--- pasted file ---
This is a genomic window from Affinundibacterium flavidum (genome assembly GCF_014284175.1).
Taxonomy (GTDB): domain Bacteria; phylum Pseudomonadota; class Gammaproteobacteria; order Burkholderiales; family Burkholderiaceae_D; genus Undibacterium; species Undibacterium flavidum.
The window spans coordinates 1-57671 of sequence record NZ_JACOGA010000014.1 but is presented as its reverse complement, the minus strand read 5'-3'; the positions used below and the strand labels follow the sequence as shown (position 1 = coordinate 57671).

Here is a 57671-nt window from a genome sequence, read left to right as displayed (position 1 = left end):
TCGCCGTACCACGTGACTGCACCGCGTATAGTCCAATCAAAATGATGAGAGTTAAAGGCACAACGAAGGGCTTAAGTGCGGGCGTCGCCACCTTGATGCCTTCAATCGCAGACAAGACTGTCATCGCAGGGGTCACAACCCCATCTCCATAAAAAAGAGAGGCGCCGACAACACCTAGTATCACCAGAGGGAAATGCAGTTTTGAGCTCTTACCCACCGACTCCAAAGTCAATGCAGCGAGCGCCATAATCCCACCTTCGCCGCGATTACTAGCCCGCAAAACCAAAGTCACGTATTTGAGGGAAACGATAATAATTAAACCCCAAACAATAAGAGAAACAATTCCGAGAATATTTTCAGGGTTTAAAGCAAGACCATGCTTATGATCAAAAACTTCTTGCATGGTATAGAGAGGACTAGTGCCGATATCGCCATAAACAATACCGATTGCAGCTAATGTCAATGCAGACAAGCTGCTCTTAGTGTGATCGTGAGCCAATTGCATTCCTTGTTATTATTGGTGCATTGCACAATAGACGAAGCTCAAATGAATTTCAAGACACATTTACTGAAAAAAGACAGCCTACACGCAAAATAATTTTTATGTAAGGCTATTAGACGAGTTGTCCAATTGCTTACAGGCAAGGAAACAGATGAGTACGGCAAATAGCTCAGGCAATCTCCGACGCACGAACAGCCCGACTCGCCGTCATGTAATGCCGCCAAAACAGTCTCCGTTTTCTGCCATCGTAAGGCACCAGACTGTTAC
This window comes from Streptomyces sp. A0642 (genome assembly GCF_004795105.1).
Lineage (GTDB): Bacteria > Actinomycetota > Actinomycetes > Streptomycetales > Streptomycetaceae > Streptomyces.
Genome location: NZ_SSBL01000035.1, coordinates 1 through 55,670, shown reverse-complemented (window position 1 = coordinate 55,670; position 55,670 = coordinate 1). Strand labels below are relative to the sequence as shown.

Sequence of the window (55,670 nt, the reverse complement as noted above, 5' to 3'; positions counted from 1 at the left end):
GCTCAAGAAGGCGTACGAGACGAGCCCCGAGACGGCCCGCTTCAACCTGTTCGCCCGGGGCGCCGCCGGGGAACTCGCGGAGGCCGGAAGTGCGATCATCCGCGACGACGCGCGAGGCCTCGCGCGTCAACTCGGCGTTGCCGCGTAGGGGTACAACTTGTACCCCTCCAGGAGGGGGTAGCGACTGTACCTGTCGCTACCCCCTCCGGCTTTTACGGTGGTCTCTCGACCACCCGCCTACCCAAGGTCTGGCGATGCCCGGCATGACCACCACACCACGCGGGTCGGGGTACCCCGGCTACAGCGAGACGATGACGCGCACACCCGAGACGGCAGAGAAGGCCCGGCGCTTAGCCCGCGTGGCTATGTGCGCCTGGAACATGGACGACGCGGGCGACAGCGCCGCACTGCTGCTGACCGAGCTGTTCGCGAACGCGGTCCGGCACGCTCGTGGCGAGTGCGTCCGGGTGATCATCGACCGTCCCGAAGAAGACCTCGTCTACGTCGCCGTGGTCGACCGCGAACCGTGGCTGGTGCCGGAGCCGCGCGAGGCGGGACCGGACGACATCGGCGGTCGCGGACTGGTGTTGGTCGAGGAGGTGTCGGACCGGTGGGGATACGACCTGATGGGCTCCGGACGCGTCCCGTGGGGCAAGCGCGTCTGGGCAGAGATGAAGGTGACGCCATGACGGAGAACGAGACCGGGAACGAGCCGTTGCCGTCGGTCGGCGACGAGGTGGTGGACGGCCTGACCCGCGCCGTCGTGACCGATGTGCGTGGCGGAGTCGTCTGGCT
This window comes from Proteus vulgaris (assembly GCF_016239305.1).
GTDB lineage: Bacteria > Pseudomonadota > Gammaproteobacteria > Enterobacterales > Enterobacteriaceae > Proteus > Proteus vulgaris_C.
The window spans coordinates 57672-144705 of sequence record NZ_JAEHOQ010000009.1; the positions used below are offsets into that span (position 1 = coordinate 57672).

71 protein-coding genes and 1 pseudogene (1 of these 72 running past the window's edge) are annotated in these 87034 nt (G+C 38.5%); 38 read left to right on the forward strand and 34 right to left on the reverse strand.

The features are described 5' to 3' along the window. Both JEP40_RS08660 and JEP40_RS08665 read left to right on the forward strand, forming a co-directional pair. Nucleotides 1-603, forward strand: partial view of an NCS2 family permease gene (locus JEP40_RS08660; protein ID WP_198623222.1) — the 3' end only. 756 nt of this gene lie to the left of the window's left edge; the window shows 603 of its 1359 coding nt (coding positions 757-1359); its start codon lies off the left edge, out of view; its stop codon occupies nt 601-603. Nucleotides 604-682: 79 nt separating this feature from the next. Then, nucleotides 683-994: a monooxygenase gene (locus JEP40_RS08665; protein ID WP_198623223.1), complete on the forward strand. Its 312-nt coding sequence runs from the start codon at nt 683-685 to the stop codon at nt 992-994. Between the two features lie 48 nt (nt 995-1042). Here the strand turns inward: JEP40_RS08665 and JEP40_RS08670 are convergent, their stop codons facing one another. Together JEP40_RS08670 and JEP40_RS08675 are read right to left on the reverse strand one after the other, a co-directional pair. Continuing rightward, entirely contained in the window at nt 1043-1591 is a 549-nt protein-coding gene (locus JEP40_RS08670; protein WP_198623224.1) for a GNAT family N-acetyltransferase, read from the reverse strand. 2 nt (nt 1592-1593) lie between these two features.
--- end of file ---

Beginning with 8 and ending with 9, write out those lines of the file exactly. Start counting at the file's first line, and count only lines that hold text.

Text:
Genome location: NZ_SSBL01000035.1, coordinates 1 through 55,670, shown reverse-complemented (window position 1 = coordinate 55,670; position 55,670 = coordinate 1). Strand labels below are relative to the sequence as shown.

Sequence of the window (55,670 nt, the reverse complement as noted above, 5' to 3'; positions counted from 1 at the left end):